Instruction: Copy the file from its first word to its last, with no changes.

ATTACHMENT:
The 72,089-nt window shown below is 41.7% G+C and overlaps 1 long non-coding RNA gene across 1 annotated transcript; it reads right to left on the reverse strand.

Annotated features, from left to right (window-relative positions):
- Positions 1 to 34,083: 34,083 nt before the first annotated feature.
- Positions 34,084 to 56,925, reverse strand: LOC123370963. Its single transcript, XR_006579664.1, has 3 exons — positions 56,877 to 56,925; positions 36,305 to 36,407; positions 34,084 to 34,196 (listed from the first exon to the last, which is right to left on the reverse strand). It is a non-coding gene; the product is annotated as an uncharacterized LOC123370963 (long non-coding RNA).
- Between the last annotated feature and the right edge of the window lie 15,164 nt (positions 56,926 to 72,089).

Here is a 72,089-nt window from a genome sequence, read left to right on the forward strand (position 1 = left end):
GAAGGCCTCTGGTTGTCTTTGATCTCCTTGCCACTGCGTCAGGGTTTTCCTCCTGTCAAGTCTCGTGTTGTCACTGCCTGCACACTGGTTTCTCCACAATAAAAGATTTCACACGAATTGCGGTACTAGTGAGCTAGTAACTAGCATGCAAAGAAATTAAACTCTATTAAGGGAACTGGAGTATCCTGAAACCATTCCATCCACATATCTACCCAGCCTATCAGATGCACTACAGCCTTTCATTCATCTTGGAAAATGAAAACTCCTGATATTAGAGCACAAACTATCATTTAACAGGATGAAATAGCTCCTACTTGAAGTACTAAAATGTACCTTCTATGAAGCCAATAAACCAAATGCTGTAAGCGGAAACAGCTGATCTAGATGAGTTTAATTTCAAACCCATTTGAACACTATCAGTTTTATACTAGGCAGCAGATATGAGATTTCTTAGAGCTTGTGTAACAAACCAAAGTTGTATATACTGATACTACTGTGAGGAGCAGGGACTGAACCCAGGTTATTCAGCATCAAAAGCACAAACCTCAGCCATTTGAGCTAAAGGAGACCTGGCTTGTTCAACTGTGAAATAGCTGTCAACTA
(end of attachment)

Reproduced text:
The 72,089-nt window shown below is 41.7% G+C and overlaps 1 long non-coding RNA gene across 1 annotated transcript; it reads right to left on the reverse strand.

Annotated features, from left to right (window-relative positions):
- Positions 1 to 34,083: 34,083 nt before the first annotated feature.
- Positions 34,084 to 56,925, reverse strand: LOC123370963. Its single transcript, XR_006579664.1, has 3 exons — positions 56,877 to 56,925; positions 36,305 to 36,407; positions 34,084 to 34,196 (listed from the first exon to the last, which is right to left on the reverse strand). It is a non-coding gene; the product is annotated as an uncharacterized LOC123370963 (long non-coding RNA).
- Between the last annotated feature and the right edge of the window lie 15,164 nt (positions 56,926 to 72,089).

Here is a 72,089-nt window from a genome sequence, read left to right on the forward strand (position 1 = left end):
GAAGGCCTCTGGTTGTCTTTGATCTCCTTGCCACTGCGTCAGGGTTTTCCTCCTGTCAAGTCTCGTGTTGTCACTGCCTGCACACTGGTTTCTCCACAATAAAAGATTTCACACGAATTGCGGTACTAGTGAGCTAGTAACTAGCATGCAAAGAAATTAAACTCTATTAAGGGAACTGGAGTATCCTGAAACCATTCCATCCACATATCTACCCAGCCTATCAGATGCACTACAGCCTTTCATTCATCTTGGAAAATGAAAACTCCTGATATTAGAGCACAAACTATCATTTAACAGGATGAAATAGCTCCTACTTGAAGTACTAAAATGTACCTTCTATGAAGCCAATAAACCAAATGCTGTAAGCGGAAACAGCTGATCTAGATGAGTTTAATTTCAAACCCATTTGAACACTATCAGTTTTATACTAGGCAGCAGATATGAGATTTCTTAGAGCTTGTGTAACAAACCAAAGTTGTATATACTGATACTACTGTGAGGAGCAGGGACTGAACCCAGGTTATTCAGCATCAAAAGCACAAACCTCAGCCATTTGAGCTAAAGGAGACCTGGCTTGTTCAACTGTGAAATAGCTGTCAACTA